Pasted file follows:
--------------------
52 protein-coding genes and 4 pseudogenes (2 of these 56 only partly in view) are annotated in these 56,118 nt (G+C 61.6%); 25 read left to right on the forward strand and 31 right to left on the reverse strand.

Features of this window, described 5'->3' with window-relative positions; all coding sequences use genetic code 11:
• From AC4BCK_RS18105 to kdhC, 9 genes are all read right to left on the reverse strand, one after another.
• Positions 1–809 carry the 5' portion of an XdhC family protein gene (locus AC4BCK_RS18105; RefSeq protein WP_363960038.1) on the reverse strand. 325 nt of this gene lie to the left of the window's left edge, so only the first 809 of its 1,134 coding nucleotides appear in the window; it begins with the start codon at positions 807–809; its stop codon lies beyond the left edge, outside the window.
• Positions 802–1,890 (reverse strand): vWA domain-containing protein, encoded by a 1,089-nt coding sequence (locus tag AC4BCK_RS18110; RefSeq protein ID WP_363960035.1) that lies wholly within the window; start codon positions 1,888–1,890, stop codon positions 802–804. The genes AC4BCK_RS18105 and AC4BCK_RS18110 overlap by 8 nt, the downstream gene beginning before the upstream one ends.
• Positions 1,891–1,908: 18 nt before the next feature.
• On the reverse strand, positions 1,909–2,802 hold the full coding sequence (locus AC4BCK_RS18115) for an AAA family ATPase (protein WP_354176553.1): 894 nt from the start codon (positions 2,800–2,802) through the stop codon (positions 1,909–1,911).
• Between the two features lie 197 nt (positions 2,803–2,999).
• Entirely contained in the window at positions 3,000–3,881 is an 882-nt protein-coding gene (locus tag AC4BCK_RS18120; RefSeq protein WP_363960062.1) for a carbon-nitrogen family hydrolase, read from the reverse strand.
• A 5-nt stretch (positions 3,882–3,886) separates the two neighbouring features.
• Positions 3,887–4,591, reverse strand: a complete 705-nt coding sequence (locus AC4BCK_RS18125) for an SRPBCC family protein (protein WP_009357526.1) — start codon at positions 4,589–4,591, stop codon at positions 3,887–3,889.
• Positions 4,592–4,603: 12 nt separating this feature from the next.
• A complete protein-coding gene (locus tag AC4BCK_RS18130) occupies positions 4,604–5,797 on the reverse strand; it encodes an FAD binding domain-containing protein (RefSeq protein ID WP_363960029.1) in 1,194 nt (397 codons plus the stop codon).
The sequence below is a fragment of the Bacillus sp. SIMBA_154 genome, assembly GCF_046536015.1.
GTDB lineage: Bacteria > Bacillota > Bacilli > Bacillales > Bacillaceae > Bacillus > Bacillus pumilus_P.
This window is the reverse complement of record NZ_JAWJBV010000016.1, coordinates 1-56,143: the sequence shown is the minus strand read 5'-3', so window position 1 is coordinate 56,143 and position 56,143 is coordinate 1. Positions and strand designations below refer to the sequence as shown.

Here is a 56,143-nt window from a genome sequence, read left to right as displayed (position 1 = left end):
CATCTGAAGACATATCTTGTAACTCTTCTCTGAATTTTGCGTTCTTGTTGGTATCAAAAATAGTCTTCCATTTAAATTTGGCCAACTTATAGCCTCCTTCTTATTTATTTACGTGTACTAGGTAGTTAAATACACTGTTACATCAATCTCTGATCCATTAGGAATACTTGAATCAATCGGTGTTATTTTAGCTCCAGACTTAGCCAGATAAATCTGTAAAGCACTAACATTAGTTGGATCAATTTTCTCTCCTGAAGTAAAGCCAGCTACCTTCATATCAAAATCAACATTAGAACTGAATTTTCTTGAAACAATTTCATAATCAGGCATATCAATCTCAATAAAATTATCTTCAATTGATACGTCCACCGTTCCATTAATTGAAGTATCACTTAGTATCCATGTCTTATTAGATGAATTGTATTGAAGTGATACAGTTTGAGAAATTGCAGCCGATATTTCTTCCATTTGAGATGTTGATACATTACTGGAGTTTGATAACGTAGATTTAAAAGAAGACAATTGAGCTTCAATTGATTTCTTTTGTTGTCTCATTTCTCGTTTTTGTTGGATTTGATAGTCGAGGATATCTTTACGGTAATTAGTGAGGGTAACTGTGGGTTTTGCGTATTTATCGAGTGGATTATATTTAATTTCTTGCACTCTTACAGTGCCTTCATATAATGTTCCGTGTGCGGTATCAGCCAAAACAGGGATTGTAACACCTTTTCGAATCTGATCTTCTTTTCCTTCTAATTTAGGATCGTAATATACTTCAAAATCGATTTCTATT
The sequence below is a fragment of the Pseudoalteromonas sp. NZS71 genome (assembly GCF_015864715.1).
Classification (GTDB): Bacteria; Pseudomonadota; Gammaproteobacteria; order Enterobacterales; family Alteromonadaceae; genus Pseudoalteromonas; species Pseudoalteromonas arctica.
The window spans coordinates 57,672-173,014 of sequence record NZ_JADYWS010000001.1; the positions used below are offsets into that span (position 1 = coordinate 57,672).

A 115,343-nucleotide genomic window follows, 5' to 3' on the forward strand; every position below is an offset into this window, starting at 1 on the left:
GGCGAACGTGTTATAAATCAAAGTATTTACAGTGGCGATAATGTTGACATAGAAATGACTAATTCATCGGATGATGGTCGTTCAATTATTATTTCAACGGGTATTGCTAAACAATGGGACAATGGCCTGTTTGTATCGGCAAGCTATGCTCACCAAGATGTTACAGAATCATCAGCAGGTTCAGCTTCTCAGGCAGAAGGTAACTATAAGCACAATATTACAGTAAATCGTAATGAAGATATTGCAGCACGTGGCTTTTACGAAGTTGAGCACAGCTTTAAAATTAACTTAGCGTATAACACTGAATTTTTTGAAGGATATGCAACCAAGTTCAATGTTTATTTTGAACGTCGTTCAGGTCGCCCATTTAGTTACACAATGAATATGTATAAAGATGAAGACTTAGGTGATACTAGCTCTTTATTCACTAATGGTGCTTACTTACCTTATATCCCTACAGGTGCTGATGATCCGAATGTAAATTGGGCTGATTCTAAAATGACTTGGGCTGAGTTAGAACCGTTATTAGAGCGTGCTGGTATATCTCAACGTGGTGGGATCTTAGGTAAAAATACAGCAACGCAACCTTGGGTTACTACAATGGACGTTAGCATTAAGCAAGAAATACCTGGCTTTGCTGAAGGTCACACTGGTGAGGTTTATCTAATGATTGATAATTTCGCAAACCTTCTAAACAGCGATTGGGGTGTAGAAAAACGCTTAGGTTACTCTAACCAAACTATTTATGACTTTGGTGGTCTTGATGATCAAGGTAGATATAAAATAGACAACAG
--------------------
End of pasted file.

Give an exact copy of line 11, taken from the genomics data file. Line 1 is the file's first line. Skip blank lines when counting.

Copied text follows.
• Positions 3,887–4,591, reverse strand: a complete 705-nt coding sequence (locus AC4BCK_RS18125) for an SRPBCC family protein (protein WP_009357526.1) — start codon at positions 4,589–4,591, stop codon at positions 3,887–3,889.